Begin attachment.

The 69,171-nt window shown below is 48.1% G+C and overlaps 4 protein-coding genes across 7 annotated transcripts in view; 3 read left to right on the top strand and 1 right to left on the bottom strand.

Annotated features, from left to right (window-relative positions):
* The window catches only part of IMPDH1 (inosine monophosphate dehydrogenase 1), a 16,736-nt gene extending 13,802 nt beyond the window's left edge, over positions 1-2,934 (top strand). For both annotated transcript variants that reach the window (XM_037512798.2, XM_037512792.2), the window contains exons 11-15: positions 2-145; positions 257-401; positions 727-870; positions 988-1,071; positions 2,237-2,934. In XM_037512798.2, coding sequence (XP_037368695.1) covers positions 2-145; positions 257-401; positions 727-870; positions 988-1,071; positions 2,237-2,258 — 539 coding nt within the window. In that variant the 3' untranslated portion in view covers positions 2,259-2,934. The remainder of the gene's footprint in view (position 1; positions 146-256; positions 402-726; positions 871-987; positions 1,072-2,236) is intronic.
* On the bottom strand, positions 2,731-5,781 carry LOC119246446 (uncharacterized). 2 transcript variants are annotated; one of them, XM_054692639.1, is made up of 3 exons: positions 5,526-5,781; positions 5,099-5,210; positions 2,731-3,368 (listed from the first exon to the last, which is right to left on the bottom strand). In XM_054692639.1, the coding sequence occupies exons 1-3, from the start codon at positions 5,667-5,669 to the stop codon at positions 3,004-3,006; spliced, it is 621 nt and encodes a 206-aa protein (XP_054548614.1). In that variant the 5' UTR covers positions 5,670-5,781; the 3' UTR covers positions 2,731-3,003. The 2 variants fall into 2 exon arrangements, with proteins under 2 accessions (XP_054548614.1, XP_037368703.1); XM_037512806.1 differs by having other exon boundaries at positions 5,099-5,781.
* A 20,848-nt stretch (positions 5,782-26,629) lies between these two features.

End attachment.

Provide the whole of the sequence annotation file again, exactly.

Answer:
The 69,171-nt window shown below is 48.1% G+C and overlaps 4 protein-coding genes across 7 annotated transcripts in view; 3 read left to right on the top strand and 1 right to left on the bottom strand.

Annotated features, from left to right (window-relative positions):
* The window catches only part of IMPDH1 (inosine monophosphate dehydrogenase 1), a 16,736-nt gene extending 13,802 nt beyond the window's left edge, over positions 1-2,934 (top strand). For both annotated transcript variants that reach the window (XM_037512798.2, XM_037512792.2), the window contains exons 11-15: positions 2-145; positions 257-401; positions 727-870; positions 988-1,071; positions 2,237-2,934. In XM_037512798.2, coding sequence (XP_037368695.1) covers positions 2-145; positions 257-401; positions 727-870; positions 988-1,071; positions 2,237-2,258 — 539 coding nt within the window. In that variant the 3' untranslated portion in view covers positions 2,259-2,934. The remainder of the gene's footprint in view (position 1; positions 146-256; positions 402-726; positions 871-987; positions 1,072-2,236) is intronic.
* On the bottom strand, positions 2,731-5,781 carry LOC119246446 (uncharacterized). 2 transcript variants are annotated; one of them, XM_054692639.1, is made up of 3 exons: positions 5,526-5,781; positions 5,099-5,210; positions 2,731-3,368 (listed from the first exon to the last, which is right to left on the bottom strand). In XM_054692639.1, the coding sequence occupies exons 1-3, from the start codon at positions 5,667-5,669 to the stop codon at positions 3,004-3,006; spliced, it is 621 nt and encodes a 206-aa protein (XP_054548614.1). In that variant the 5' UTR covers positions 5,670-5,781; the 3' UTR covers positions 2,731-3,003. The 2 variants fall into 2 exon arrangements, with proteins under 2 accessions (XP_054548614.1, XP_037368703.1); XM_037512806.1 differs by having other exon boundaries at positions 5,099-5,781.
* A 20,848-nt stretch (positions 5,782-26,629) lies between these two features.